Can Cows Eat Clover?

As animal caretakers, we want to ensure that our animals never go hungry, and that they eat nutritious and healthy food. Here are a few things to consider when asking the question: “Can Cows Eat Clover?”

As known herbivores, Can Cows Eat Clover?

We may think about luck when we hear of Clover. This three-leaved plant is often associated with good fortune and the Celtic culture, but when talking of cattle chow, can they be eaten? The answer is more of a NO than a YES. Although they are plants and cows are herbivores, the contents of the clover can cause more discomfort and pain to cows rather than the satisfaction of a good meal. 

If they should eat clover, this should be done in moderation. Cows CAN eat clover in small doses, avoiding the gassy buildup in their gut. Also, these have to be classified feed-safe and mold-free. Any deviation from these conditions may result in your cows having metabolic diseases and/or pasture bloat.

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What is Clover?

Also known as Trefoil, Clover is the common name for over 300 different species of flowering plants under the genus Trifolium (Three Leaves). Closely related to peas and alfalfa, Clover is a type of legume that occur worldwide. Of the many types of clover, there are some that cattle raisers should be on the lookout for.

Different Types of Clover

  1. White Sweet Clover – Cows should avoid eating this type of clover, especially when spoiled or moldy. This can be a challenge since the white sweet clover closely resembles the garden variety trefoils, and has a pleasant scent. When cows consume the spoiled plants, they can develop fatal hemorrhagic disease where their blood vessels burst and lead to internal bleeding. This is mainly due to the compound coumarins (Warfarin/Coumadin), which is processed into blood thinners for human use, and an active ingredient in rodenticides.
  2. Pink Alsike Clover / Buffalo Clover – Too much of these types of clover may result in ultraviolet radiation sensitivity, or photosensitization. This is similar to sunburn, but May further lead to secondary bacterial infection when left unchecked. These species can also cause liver damage to your bovine beasts due to the cumulative effects of clover in the cow’s body.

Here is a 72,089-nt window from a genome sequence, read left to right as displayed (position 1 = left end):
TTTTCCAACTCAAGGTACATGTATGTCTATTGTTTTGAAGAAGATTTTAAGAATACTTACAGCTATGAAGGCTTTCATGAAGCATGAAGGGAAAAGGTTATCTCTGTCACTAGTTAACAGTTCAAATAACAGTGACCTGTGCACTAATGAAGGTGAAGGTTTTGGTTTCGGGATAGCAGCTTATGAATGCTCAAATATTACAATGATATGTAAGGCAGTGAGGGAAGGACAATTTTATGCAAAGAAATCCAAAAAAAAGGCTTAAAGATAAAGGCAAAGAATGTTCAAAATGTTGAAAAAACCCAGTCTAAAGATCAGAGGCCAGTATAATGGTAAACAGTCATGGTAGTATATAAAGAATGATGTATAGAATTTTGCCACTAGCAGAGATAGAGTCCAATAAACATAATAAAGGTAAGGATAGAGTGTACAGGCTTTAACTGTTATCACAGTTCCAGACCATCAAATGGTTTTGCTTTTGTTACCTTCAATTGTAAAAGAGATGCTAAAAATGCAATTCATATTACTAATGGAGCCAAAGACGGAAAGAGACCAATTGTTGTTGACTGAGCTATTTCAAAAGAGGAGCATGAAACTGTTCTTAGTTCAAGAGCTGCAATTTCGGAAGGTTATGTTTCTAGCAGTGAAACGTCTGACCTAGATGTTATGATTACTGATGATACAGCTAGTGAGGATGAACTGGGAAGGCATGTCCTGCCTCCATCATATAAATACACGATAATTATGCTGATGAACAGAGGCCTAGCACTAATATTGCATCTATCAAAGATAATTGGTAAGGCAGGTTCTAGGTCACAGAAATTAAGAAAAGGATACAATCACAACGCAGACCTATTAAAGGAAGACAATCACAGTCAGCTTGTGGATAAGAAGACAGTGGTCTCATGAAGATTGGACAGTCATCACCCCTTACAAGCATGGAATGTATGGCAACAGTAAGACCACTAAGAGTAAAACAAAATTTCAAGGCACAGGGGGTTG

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The Big Danger of Cows Eating Clover

Though it looks like clover could be very beneficial to a cow’s diet, there is still a threat to our bovine buddies upon consumption: Pasture or Cattle Bloat.

What is Bloat?

Cattle Bloat (generally known as Pasture Bloat) is indigestion caused by an excessive amount and accumulation of gas in the cows’ rumen (a large section of their digestive system). This condition causes the cow major discomfort, difficulty breathing, frequent urination and/or defacation, and in some cases, sudden collapse and even death. Though usually non-fatal, bovine deaths due to bloat often are caused by negligence and lack of monitoring. 

Basically, the components of clover cause the cow’s gut to fill with gas like a balloon. As it does so, presses against the surrounding organs causing all the aforementioned discomfort to the cow

In Summary : Cows shouldn’t eat Clover

They may look tempting because of their abundance and pleasant smell, but good cattle raisers should steer their cows away from them lest they cause more harm than good. Cattle or Pasture Bloat is a serious condition affecting a majority of the cattle population, but other threats such as coumarins and similar compounds add to the risks posed by these three-leaves plants.

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